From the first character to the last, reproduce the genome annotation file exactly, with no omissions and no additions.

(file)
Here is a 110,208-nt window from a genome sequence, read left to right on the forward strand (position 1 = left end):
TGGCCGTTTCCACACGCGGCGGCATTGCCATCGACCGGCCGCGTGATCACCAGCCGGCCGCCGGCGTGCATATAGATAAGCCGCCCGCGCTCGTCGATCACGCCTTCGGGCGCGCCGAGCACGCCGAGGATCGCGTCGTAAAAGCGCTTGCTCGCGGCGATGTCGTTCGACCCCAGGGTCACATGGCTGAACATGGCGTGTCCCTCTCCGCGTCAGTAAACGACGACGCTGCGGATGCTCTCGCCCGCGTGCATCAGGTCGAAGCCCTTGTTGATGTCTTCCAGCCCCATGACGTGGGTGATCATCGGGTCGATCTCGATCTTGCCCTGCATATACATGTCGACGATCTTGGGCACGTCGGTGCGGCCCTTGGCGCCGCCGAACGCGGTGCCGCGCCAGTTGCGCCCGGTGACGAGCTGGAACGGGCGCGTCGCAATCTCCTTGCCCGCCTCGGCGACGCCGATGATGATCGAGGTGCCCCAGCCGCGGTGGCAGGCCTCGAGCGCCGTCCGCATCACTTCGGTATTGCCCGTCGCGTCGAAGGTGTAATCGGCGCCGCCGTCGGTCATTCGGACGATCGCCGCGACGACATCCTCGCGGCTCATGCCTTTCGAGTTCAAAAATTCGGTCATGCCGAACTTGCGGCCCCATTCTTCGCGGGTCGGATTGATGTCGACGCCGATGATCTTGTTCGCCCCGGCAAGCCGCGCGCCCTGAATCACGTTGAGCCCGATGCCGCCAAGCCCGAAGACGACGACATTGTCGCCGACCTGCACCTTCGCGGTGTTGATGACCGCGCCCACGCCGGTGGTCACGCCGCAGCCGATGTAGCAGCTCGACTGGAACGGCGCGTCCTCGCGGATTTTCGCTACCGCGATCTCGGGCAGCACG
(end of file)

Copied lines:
Here is a 110,208-nt window from a genome sequence, read left to right on the forward strand (position 1 = left end):
TGGCCGTTTCCACACGCGGCGGCATTGCCATCGACCGGCCGCGTGATCACCAGCCGGCCGCCGGCGTGCATATAGATAAGCCGCCCGCGCTCGTCGATCACGCCTTCGGGCGCGCCGAGCACGCCGAGGATCGCGTCGTAAAAGCGCTTGCTCGCGGCGATGTCGTTCGACCCCAGGGTCACATGGCTGAACATGGCGTGTCCCTCTCCGCGTCAGTAAACGACGACGCTGCGGATGCTCTCGCCCGCGTGCATCAGGTCGAAGCCCTTGTTGATGTCTTCCAGCCCCATGACGTGGGTGATCATCGGGTCGATCTCGATCTTGCCCTGCATATACATGTCGACGATCTTGGGCACGTCGGTGCGGCCCTTGGCGCCGCCGAACGCGGTGCCGCGCCAGTTGCGCCCGGTGACGAGCTGGAACGGGCGCGTCGCAATCTCCTTGCCCGCCTCGGCGACGCCGATGATGATCGAGGTGCCCCAGCCGCGGTGGCAGGCCTCGAGCGCCGTCCGCATCACTTCGGTATTGCCCGTCGCGTCGAAGGTGTAATCGGCGCCGCCGTCGGTCATTCGGACGATCGCCGCGACGACATCCTCGCGGCTCATGCCTTTCGAGTTCAAAAATTCGGTCATGCCGAACTTGCGGCCCCATTCTTCGCGGGTCGGATTGATGTCGACGCCGATGATCTTGTTCGCCCCGGCAAGCCGCGCGCCCTGAATCACGTTGAGCCCGATGCCGCCAAGCCCGAAGACGACGACATTGTCGCCGACCTGCACCTTCGCGGTGTTGATGACCGCGCCCACGCCGGTGGTCACGCCGCAGCCGATGTAGCAGCTCGACTGGAACGGCGCGTCCTCGCGGATTTTCGCTACCGCGATCTCGGGCAGCACG